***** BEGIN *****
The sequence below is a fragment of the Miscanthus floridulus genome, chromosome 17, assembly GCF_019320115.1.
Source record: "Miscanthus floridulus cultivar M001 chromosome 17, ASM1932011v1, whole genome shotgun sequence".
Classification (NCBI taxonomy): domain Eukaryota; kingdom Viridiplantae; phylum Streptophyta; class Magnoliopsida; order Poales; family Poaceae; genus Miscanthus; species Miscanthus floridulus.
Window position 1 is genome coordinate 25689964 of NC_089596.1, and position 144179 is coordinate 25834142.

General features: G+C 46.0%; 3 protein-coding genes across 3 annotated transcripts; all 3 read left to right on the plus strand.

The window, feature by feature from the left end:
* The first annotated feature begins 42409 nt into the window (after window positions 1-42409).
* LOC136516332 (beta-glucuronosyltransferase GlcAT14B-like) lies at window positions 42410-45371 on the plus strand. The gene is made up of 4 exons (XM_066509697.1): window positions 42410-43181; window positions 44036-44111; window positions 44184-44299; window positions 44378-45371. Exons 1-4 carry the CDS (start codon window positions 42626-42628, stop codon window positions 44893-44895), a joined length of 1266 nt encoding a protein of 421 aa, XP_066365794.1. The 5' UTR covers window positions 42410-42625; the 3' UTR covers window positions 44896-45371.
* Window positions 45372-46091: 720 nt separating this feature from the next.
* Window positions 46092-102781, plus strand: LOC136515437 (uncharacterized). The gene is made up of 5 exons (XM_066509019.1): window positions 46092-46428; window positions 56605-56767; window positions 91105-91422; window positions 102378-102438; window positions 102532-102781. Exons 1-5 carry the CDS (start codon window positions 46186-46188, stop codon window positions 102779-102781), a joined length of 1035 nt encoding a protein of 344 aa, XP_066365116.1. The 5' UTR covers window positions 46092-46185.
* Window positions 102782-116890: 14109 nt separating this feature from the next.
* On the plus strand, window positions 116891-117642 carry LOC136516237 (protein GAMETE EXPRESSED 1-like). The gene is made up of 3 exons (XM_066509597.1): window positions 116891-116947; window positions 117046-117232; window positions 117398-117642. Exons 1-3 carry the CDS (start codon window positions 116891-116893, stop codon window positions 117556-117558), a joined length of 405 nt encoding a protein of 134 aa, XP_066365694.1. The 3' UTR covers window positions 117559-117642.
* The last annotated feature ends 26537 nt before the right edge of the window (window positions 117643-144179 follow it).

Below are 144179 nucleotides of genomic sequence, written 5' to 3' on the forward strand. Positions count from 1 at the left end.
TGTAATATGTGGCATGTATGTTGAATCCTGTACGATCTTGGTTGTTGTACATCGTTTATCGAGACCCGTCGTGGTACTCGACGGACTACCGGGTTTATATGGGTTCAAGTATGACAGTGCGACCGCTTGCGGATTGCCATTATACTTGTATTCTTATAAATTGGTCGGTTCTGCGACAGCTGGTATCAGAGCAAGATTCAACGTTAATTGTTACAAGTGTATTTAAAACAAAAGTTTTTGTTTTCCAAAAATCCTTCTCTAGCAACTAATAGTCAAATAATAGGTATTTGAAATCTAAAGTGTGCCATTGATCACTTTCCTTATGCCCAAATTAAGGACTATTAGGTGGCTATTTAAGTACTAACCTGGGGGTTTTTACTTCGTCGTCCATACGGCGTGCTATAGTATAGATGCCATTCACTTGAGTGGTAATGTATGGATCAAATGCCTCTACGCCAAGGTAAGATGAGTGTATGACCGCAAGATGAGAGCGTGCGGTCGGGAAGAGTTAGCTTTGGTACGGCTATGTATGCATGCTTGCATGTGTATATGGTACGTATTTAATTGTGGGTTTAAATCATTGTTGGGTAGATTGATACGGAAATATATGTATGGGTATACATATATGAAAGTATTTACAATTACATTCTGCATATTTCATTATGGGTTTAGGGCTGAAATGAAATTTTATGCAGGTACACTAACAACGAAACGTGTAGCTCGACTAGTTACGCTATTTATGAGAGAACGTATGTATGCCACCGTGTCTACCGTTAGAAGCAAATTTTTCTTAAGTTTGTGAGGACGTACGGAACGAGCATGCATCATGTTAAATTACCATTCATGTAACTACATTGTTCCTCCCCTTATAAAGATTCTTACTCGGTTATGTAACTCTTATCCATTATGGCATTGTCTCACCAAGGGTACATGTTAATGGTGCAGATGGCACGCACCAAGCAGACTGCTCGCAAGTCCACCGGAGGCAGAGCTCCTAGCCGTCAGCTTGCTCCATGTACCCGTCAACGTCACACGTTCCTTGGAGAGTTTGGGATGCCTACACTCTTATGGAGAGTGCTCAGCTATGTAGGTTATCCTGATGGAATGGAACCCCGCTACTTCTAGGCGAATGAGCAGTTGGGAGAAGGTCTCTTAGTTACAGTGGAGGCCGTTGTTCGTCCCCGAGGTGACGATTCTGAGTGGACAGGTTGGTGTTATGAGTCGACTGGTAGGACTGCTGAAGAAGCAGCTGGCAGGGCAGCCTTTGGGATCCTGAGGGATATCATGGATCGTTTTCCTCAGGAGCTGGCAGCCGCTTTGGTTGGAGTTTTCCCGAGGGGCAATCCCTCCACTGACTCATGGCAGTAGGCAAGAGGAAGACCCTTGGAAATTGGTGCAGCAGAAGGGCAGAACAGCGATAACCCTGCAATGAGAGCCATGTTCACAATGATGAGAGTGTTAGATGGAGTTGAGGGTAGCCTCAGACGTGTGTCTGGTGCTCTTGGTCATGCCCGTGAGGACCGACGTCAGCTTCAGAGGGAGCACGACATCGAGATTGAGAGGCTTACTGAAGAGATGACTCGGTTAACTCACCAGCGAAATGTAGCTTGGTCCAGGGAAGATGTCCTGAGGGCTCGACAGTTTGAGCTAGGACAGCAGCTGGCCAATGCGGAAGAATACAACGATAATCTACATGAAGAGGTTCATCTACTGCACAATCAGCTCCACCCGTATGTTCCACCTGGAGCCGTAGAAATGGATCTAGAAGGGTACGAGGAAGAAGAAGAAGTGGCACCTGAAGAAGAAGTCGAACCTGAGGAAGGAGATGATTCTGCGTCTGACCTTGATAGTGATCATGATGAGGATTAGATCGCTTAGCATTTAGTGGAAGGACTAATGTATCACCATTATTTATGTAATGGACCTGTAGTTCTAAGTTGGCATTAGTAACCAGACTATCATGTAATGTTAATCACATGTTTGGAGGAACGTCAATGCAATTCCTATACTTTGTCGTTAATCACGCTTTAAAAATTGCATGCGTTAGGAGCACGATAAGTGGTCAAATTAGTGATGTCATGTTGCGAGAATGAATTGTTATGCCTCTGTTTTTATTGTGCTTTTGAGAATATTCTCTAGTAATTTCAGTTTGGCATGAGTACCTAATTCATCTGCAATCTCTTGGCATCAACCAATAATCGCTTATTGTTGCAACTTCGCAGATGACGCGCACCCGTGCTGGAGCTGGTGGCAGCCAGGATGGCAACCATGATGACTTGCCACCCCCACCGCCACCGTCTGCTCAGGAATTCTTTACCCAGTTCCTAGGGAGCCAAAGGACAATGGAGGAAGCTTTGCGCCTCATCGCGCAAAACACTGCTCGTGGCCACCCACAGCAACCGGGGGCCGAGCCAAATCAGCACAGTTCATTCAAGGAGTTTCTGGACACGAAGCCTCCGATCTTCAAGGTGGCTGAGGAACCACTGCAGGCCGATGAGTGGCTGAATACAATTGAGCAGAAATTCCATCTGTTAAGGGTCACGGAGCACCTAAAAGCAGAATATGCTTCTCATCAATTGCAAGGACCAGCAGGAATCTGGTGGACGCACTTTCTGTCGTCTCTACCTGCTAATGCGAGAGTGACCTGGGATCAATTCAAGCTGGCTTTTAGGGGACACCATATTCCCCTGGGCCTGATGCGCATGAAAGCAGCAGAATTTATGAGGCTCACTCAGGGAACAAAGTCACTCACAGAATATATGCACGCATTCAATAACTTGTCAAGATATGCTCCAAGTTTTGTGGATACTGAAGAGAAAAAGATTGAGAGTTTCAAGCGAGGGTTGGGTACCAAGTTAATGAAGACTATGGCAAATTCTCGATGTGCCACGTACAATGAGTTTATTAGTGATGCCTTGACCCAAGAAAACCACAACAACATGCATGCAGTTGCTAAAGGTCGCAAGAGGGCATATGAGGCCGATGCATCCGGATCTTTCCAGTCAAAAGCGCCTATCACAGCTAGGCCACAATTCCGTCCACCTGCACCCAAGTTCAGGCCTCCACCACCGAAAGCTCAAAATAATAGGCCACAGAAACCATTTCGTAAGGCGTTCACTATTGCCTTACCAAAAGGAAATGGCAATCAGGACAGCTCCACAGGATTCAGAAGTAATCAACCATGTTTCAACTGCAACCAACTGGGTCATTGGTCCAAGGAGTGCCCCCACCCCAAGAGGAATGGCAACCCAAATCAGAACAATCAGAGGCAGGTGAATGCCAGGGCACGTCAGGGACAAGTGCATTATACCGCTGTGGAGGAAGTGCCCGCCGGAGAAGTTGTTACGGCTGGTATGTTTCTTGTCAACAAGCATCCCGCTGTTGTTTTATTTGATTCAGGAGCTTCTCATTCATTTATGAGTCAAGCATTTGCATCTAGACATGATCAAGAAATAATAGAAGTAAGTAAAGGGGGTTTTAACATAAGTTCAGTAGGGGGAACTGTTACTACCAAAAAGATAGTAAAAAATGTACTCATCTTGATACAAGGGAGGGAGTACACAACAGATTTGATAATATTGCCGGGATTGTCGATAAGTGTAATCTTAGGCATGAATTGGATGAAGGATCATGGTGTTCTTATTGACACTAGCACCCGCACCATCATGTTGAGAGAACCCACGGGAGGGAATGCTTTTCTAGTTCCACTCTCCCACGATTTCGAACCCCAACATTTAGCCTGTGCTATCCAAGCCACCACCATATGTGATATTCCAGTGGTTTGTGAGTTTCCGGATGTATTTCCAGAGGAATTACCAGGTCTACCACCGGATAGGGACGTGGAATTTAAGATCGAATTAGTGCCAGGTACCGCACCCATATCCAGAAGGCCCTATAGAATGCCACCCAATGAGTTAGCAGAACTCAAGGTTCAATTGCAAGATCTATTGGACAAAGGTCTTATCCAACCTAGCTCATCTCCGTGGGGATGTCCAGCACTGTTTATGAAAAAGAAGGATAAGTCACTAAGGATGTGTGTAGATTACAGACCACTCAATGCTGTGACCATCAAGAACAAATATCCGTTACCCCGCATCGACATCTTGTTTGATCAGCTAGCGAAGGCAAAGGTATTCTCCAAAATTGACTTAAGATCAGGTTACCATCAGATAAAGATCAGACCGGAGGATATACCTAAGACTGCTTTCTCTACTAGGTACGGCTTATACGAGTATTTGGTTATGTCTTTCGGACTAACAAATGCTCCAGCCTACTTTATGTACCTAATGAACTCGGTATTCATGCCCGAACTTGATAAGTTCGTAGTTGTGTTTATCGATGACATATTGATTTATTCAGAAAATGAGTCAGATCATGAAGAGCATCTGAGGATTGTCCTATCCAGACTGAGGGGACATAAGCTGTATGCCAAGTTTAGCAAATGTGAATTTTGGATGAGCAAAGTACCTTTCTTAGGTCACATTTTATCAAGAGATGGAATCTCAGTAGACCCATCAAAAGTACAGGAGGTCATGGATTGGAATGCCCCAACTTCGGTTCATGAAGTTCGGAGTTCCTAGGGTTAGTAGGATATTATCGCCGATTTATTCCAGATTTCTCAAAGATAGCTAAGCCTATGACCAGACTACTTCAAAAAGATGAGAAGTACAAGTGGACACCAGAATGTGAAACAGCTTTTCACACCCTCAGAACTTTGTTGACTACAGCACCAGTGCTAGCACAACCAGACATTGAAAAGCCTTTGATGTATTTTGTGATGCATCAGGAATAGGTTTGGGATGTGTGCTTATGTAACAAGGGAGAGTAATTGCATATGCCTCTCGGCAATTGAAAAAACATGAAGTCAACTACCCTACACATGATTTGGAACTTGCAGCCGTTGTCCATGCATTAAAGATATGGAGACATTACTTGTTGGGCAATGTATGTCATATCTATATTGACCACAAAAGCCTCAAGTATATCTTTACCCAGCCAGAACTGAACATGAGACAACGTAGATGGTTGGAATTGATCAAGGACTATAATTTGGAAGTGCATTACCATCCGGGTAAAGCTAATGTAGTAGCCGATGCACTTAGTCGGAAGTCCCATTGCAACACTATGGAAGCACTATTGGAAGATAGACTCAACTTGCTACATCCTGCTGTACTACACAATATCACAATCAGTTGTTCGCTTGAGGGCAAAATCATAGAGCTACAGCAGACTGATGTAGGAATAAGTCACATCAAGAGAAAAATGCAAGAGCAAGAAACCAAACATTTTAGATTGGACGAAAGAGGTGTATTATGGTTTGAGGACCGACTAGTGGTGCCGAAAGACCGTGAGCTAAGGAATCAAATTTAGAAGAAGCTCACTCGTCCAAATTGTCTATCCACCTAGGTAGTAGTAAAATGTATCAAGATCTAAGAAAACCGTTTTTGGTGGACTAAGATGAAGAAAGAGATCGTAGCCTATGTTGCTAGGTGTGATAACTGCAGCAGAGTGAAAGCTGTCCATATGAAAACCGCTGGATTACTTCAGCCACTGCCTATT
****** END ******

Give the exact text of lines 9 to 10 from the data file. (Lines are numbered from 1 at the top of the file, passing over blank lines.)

* Window positions 45372-46091: 720 nt separating this feature from the next.
* Window positions 46092-102781, plus strand: LOC136515437 (uncharacterized). The gene is made up of 5 exons (XM_066509019.1): window positions 46092-46428; window positions 56605-56767; window positions 91105-91422; window positions 102378-102438; window positions 102532-102781. Exons 1-5 carry the CDS (start codon window positions 46186-46188, stop codon window positions 102779-102781), a joined length of 1035 nt encoding a protein of 344 aa, XP_066365116.1. The 5' UTR covers window positions 46092-46185.